The Labour leadership at the time were not particularly interested in defending us, or their own left-wing councils. The campaign groups that sprang up around the country were not proxies in a political game, and we didn’t expect or count on support from any establishment parties.

Stonewall was a concrete expression of one aspect of the movement against Section 28, but it was not the only one. There were (at least) two broad approaches, crudely summed up by a series of oppositional binaries:

  • Lobbying vs Direct action
  • Respectable vs Confrontational
  • Born this way vs Glad to be gay
  • Equal rights vs Liberation

I was on the direct action/liberation wing of the movement. I remember being horrified when I heard that Stonewall had been established with a salaried CEO on £20,000 a year. Imagine what we could have done with all that money! We were running our campaign on hours and hours of voluntary input, sales of badges, donations and proceeds of fundraising discos and jumble sales. (In 2016-17, Stonewall spent £311,842 on employing a senior management team of four people, the highest paid of whom has a salary in the range of £90,000 to £99,000.)

My view was, and still is, that equal rights (to marry, serve in the military etc) are not the end goal of a liberation movement. That the different ways of living developed by lesbian and gay people, outside of and to some extent in opposition to traditional family life were a positive contribution to a possible future where women and young people would not be squashed into narrow patriarchal boxes. Like the radical feminists and gay liberationists of the 1970s, I still think marriage is a trap for women, and for lesbian & gay people.

Stonewall’s approach has been hugely successful. Laws have been changed and equal rights for lesbian & gay people are uncontroversial across the whole political establishment.

And yet, patriarchy persists; sex role stereotypes in children’s toys, books and clothes are as strong as ever; women continue to do the bulk of domestic labour, childcare and care work generally; women are objectified, harassed, assaulted and murdered by men who view us as less than human.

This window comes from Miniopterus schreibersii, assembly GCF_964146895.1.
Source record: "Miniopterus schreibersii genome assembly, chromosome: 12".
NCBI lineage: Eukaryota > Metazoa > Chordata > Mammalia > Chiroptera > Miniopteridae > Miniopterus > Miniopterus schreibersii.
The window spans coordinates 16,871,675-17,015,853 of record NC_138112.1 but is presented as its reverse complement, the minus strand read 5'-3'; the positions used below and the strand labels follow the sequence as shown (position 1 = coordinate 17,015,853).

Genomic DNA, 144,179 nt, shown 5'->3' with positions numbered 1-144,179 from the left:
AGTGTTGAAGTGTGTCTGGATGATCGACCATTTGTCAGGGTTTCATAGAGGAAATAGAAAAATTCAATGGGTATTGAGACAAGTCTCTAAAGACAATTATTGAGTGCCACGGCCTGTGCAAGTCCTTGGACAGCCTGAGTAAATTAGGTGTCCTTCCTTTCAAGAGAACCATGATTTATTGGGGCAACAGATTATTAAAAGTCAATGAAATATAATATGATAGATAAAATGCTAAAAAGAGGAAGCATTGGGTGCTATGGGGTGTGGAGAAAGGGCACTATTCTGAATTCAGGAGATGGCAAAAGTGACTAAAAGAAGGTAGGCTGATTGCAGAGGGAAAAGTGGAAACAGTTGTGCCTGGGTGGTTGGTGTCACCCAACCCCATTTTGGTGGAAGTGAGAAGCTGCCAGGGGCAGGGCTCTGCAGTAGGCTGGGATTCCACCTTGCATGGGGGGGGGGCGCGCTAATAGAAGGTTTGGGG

Lobbying the powerful doesn’t alter the structures that underpin their power. In fact, it reinforces those structures and that power.

Thanks, in part, to the successful lobbying of Stonewall for marriage equality, the naturalness and inevitability of marriage has been strengthened. The logical conclusion of arguing that we should be treated equally because we are just “normal” inside is that “normality” expands slightly to include us, but is in no other way disrupted.

3. Gender identity is a neoliberal ideology

Stonewall is a symbol of the victory of lobbying over direct action, top-down law change over grassroots movements, individualism over collective struggle. This is a shift that has happened across all aspects of politics and society, alongside the decline of trade unionism and the growth of economic inequality and insecurity.

Far from being a liberatory project, the idea that a person’s internal gender identity determines their sex is absolutely in line with this general atomising tendency in the western world. The only thing which counts is a person’s autonomous and isolated sense of themselves as a man, woman or non-binary person. There is no recognition of gender as a social relation between each individual and all others in society.

Theresa May’s Conservative government at first perceived no real danger in backing the call for self-determined legal sex. They had no investment in the gains of the collectively organised women’s movement. They do not recognise the structural nature of oppression.

At root, they are uninterested in this issue. Just as with Thatcher’s government, they were content for lesbians (and, in this case, all women) to suffer the collateral damage from an agreement that seemed expedient to them.

For that reason, I do not think they will now pursue the changes to the GRA demanded by Stonewall. The controversy over the proposals has surprised them and I think they will back away.

I may be wrong on this. In any case, things are currently looking very worrying in the Labour Party. The challenge for feminists in the labour movement over the next few years will be to find ways to expose the essentialism and individualism at the heart of transgender ideology, and point out the inherent contradiction with the aims of a movement based on solidarity and interdependence.

Whatever happens with the GRA reform, the issue is now very much out in the open, and we are not anywhere near the end of this story.